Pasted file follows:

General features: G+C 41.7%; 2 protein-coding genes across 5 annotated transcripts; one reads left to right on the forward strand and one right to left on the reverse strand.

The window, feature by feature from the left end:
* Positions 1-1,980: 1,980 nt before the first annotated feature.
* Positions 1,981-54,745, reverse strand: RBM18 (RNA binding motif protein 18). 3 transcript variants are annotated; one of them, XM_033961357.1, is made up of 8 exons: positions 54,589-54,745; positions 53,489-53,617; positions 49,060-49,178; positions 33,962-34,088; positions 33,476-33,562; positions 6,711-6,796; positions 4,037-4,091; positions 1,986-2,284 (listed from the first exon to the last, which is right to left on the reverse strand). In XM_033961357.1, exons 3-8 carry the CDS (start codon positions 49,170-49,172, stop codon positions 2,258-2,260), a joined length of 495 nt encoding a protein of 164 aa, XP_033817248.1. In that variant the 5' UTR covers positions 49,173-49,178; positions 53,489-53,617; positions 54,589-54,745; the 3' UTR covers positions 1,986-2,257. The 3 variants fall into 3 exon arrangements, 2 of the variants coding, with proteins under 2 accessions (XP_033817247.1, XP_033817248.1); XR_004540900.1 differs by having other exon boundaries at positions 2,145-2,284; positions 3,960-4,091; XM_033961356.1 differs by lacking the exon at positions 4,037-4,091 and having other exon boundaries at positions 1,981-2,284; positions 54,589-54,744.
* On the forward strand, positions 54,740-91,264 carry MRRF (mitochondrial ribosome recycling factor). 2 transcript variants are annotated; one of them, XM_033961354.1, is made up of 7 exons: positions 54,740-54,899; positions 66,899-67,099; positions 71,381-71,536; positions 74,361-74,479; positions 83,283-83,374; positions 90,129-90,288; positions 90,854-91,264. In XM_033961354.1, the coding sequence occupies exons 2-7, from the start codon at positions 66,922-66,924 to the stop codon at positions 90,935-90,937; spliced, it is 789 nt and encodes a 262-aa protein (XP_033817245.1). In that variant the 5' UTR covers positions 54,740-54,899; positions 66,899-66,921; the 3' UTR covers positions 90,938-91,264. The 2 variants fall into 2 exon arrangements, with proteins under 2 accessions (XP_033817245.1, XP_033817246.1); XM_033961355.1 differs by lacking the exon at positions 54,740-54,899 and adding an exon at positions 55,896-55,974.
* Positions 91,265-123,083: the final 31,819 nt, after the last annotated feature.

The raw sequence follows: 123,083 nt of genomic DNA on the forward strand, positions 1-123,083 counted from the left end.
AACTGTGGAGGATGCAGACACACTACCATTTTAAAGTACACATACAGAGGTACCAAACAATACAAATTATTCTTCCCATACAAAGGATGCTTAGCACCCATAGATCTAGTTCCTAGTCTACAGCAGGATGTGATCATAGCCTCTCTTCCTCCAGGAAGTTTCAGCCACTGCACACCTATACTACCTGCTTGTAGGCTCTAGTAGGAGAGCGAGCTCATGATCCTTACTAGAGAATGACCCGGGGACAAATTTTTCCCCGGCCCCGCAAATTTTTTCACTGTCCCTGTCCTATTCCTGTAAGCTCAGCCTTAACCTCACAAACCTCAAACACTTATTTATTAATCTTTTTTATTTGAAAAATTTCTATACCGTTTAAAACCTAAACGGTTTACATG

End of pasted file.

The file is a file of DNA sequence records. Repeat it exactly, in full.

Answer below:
General features: G+C 41.7%; 2 protein-coding genes across 5 annotated transcripts; one reads left to right on the forward strand and one right to left on the reverse strand.

The window, feature by feature from the left end:
* Positions 1-1,980: 1,980 nt before the first annotated feature.
* Positions 1,981-54,745, reverse strand: RBM18 (RNA binding motif protein 18). 3 transcript variants are annotated; one of them, XM_033961357.1, is made up of 8 exons: positions 54,589-54,745; positions 53,489-53,617; positions 49,060-49,178; positions 33,962-34,088; positions 33,476-33,562; positions 6,711-6,796; positions 4,037-4,091; positions 1,986-2,284 (listed from the first exon to the last, which is right to left on the reverse strand). In XM_033961357.1, exons 3-8 carry the CDS (start codon positions 49,170-49,172, stop codon positions 2,258-2,260), a joined length of 495 nt encoding a protein of 164 aa, XP_033817248.1. In that variant the 5' UTR covers positions 49,173-49,178; positions 53,489-53,617; positions 54,589-54,745; the 3' UTR covers positions 1,986-2,257. The 3 variants fall into 3 exon arrangements, 2 of the variants coding, with proteins under 2 accessions (XP_033817247.1, XP_033817248.1); XR_004540900.1 differs by having other exon boundaries at positions 2,145-2,284; positions 3,960-4,091; XM_033961356.1 differs by lacking the exon at positions 4,037-4,091 and having other exon boundaries at positions 1,981-2,284; positions 54,589-54,744.
* On the forward strand, positions 54,740-91,264 carry MRRF (mitochondrial ribosome recycling factor). 2 transcript variants are annotated; one of them, XM_033961354.1, is made up of 7 exons: positions 54,740-54,899; positions 66,899-67,099; positions 71,381-71,536; positions 74,361-74,479; positions 83,283-83,374; positions 90,129-90,288; positions 90,854-91,264. In XM_033961354.1, the coding sequence occupies exons 2-7, from the start codon at positions 66,922-66,924 to the stop codon at positions 90,935-90,937; spliced, it is 789 nt and encodes a 262-aa protein (XP_033817245.1). In that variant the 5' UTR covers positions 54,740-54,899; positions 66,899-66,921; the 3' UTR covers positions 90,938-91,264. The 2 variants fall into 2 exon arrangements, with proteins under 2 accessions (XP_033817245.1, XP_033817246.1); XM_033961355.1 differs by lacking the exon at positions 54,740-54,899 and adding an exon at positions 55,896-55,974.
* Positions 91,265-123,083: the final 31,819 nt, after the last annotated feature.

The raw sequence follows: 123,083 nt of genomic DNA on the forward strand, positions 1-123,083 counted from the left end.
AACTGTGGAGGATGCAGACACACTACCATTTTAAAGTACACATACAGAGGTACCAAACAATACAAATTATTCTTCCCATACAAAGGATGCTTAGCACCCATAGATCTAGTTCCTAGTCTACAGCAGGATGTGATCATAGCCTCTCTTCCTCCAGGAAGTTTCAGCCACTGCACACCTATACTACCTGCTTGTAGGCTCTAGTAGGAGAGCGAGCTCATGATCCTTACTAGAGAATGACCCGGGGACAAATTTTTCCCCGGCCCCGCAAATTTTTTCACTGTCCCTGTCCTATTCCTGTAAGCTCAGCCTTAACCTCACAAACCTCAAACACTTATTTATTAATCTTTTTTATTTGAAAAATTTCTATACCGTTTAAAACCTAAACGGTTTACATG